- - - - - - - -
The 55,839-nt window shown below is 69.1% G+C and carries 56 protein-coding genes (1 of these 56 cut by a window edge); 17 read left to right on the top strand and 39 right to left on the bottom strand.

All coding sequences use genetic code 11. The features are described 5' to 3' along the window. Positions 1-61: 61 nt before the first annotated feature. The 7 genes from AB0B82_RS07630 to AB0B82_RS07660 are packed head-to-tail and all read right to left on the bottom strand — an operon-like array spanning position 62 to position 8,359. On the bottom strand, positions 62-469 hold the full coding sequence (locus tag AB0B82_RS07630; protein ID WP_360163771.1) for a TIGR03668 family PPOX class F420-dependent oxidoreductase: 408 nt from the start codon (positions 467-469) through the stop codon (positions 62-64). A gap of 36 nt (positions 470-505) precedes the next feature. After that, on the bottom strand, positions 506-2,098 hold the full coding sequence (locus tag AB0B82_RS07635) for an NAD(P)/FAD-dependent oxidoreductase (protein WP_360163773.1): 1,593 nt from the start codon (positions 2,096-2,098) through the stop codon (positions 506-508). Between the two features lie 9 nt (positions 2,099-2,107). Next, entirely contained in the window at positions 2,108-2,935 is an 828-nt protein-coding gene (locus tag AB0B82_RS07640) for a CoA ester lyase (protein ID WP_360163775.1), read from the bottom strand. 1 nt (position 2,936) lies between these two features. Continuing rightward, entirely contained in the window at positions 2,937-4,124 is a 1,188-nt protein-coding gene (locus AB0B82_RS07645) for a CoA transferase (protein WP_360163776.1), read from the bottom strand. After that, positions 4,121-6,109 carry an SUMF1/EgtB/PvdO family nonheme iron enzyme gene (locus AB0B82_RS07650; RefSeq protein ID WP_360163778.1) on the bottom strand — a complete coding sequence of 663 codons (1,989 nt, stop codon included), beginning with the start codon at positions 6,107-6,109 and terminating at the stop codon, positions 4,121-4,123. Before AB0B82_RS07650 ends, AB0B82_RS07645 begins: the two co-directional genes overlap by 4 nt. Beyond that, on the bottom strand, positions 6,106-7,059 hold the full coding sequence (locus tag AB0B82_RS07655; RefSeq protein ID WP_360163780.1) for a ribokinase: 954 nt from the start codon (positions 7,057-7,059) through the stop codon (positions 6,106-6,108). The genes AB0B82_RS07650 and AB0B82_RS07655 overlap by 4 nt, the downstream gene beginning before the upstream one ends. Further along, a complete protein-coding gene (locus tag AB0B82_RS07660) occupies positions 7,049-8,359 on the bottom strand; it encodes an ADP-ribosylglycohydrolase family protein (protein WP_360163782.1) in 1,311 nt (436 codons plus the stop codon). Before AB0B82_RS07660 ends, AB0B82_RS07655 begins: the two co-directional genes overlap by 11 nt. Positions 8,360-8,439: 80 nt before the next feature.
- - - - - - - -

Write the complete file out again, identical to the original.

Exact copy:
The 55,839-nt window shown below is 69.1% G+C and carries 56 protein-coding genes (1 of these 56 cut by a window edge); 17 read left to right on the top strand and 39 right to left on the bottom strand.

All coding sequences use genetic code 11. The features are described 5' to 3' along the window. Positions 1-61: 61 nt before the first annotated feature. The 7 genes from AB0B82_RS07630 to AB0B82_RS07660 are packed head-to-tail and all read right to left on the bottom strand — an operon-like array spanning position 62 to position 8,359. On the bottom strand, positions 62-469 hold the full coding sequence (locus tag AB0B82_RS07630; protein ID WP_360163771.1) for a TIGR03668 family PPOX class F420-dependent oxidoreductase: 408 nt from the start codon (positions 467-469) through the stop codon (positions 62-64). A gap of 36 nt (positions 470-505) precedes the next feature. After that, on the bottom strand, positions 506-2,098 hold the full coding sequence (locus tag AB0B82_RS07635) for an NAD(P)/FAD-dependent oxidoreductase (protein WP_360163773.1): 1,593 nt from the start codon (positions 2,096-2,098) through the stop codon (positions 506-508). Between the two features lie 9 nt (positions 2,099-2,107). Next, entirely contained in the window at positions 2,108-2,935 is an 828-nt protein-coding gene (locus tag AB0B82_RS07640) for a CoA ester lyase (protein ID WP_360163775.1), read from the bottom strand. 1 nt (position 2,936) lies between these two features. Continuing rightward, entirely contained in the window at positions 2,937-4,124 is a 1,188-nt protein-coding gene (locus AB0B82_RS07645) for a CoA transferase (protein WP_360163776.1), read from the bottom strand. After that, positions 4,121-6,109 carry an SUMF1/EgtB/PvdO family nonheme iron enzyme gene (locus AB0B82_RS07650; RefSeq protein ID WP_360163778.1) on the bottom strand — a complete coding sequence of 663 codons (1,989 nt, stop codon included), beginning with the start codon at positions 6,107-6,109 and terminating at the stop codon, positions 4,121-4,123. Before AB0B82_RS07650 ends, AB0B82_RS07645 begins: the two co-directional genes overlap by 4 nt. Beyond that, on the bottom strand, positions 6,106-7,059 hold the full coding sequence (locus tag AB0B82_RS07655; RefSeq protein ID WP_360163780.1) for a ribokinase: 954 nt from the start codon (positions 7,057-7,059) through the stop codon (positions 6,106-6,108). The genes AB0B82_RS07650 and AB0B82_RS07655 overlap by 4 nt, the downstream gene beginning before the upstream one ends. Further along, a complete protein-coding gene (locus tag AB0B82_RS07660) occupies positions 7,049-8,359 on the bottom strand; it encodes an ADP-ribosylglycohydrolase family protein (protein WP_360163782.1) in 1,311 nt (436 codons plus the stop codon). Before AB0B82_RS07660 ends, AB0B82_RS07655 begins: the two co-directional genes overlap by 11 nt. Positions 8,360-8,439: 80 nt before the next feature.